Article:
Smith ready and loose for task Pompey's support eases transition

November 16, 1993|By Lem Satterfield | Lem Satterfield,Staff Writer

Paul Smith -- wearing a dark warm-up suit and sneakers -- seemed loose and ready.

An hour away from his first practice as coach of one of the nation's high-profile basketball programs, Smith watched from the rear of a small crowd of students, faculty members and reporters in Dunbar High's gymnasium as two-time All-Metro center Norman Nolan signed a national letter of intent to attend the University of Virginia.

Smith, 52, replaces Pete Pompey, a man who Nolan -- reading from a prepared statement -- wished could "be here to share the biggest decision of my life."

A man who two years ago led the Poets to a 29-0 record and the mythical national title, and who last year led Dunbar to a No. 1 area ranking and the Class 1A state title.

Pompey also is the man who has been on administrative leave with pay since August while the state's attorney's office investigates alleged misuse of athletic funds.

When football coach Stanley Mitchell replaced Pompey, he initially faced community disapproval, and later public disapproval from Pompey. Still, he has led the fifth-ranked Poets (9-2) into this weekend's 2A state semifinals.

Smith and Pompey shouldn't have similar problems. They were teammates at Douglass during the late 1950s. Their past relationship, along with a phone conversation between the two on Sunday, may have softened community concerns.

"Pete and I have talked. And whether I'm here for two months or the entire season, this is his program," said Smith, who was informed of his new position Sunday by principal Charlotte Brown.

"I won't let my ego get in the way -- I'm just here to do the best I can as far as the kids are concerned," said Smith. "But I've known Pete for 35 years, and as a person, I just hope his situation gets straightened out as soon as possible. He's worked hard to establish the credibility that he has."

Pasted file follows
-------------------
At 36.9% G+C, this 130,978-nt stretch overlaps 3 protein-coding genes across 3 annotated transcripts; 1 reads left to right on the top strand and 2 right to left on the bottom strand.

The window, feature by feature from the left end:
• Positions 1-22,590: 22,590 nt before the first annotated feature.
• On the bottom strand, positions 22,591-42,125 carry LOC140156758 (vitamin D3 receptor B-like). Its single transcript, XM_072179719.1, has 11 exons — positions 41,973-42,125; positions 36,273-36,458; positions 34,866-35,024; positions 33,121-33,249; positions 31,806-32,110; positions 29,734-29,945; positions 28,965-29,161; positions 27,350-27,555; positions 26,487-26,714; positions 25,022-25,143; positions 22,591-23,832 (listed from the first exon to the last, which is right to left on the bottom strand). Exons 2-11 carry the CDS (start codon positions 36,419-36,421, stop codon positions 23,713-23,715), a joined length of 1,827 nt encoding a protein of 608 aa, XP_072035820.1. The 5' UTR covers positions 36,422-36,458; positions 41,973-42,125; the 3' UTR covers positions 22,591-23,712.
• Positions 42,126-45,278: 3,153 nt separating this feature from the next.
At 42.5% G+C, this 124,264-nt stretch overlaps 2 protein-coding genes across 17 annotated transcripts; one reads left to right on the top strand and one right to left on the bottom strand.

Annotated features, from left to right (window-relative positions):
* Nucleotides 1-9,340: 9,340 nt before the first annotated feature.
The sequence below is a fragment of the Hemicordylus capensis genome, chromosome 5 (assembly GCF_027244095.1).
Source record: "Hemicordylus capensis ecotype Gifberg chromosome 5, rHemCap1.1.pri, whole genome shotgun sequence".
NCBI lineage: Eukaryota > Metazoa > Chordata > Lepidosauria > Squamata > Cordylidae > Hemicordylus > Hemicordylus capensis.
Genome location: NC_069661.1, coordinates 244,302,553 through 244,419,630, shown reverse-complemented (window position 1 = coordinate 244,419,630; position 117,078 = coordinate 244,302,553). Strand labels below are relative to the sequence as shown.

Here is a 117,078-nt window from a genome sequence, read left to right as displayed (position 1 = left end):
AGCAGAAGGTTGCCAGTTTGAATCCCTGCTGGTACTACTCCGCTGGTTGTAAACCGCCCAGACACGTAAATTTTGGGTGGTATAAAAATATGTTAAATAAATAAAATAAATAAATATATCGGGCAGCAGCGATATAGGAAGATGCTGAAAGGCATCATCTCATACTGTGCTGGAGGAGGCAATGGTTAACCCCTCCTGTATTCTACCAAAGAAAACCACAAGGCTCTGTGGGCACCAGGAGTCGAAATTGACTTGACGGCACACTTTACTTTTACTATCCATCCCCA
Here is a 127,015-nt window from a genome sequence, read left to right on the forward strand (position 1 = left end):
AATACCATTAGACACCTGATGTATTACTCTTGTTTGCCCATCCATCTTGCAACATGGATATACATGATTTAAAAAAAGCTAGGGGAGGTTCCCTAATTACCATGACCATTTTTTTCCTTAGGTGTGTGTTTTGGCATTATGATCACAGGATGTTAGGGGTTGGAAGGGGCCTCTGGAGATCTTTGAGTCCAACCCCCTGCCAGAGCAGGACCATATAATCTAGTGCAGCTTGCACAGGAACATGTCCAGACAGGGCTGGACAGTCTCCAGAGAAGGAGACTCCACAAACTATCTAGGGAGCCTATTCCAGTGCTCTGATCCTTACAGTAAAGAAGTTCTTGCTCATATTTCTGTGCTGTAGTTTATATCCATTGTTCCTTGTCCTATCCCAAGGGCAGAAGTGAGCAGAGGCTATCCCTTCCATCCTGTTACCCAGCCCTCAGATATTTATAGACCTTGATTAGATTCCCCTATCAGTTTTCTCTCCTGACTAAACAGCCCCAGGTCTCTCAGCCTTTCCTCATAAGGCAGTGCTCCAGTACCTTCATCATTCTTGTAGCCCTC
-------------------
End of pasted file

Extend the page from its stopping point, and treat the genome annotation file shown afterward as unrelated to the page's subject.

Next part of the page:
Reached at his home yesterday Pompey said he was pleased that Smith got the job.

"I've known Paul Smith a long time. Of course, I'm not satisfied with not being coach. But I'm pleased that he was chosen," said Pompey. "I think they got a pretty good coach."

Smith, a 1964 graduate of Virginia Union, has established his own bit of credibility over 18 seasons, compiling a 260-158 record, mostly at McDonogh School in Baltimore County. He takes over a Dunbar program that was ranked No. 8 nationally in Street & Smith's preseason poll.

"He is very good with kids and emphasizes being students first and athletes second," Brown said. "He loves kids and that's one of the most important things. It's all within my vision of education. He won't steer them wrong."

At McDonogh from 1974 to 1990, Smith won six Maryland Scholastic Association B Conference titles, earning The Baltimore Sun's Coach of the Year honors in 1985-86.

"As successful as we were at McDonogh, there's no comparison with Dunbar," said Smith, who coached at Sidwell Friends in Washington from 1990 to 1992.

"With Dunbar, you're talking about a nationally ranked program that has been consistently good for 40 years," Smith said. "They've always been extremely competitive and it's unfair to ask McDonogh's program to be compared in any way, shape or form."

He is ready to focus on his newest task, needing to look no further than Nolan, 6-foot-8, 225 pounds, for an example to teammates.

"There's a kid with more than just athletic ability. There's a good example of a kid whose got his priorities in order and his head on straight," Smith said.

"These kids will have to do their jobs academically between 9 and 3. And if they get their grades, this program should afford them the opportunity to go on to college -- whether or not it's Division I."

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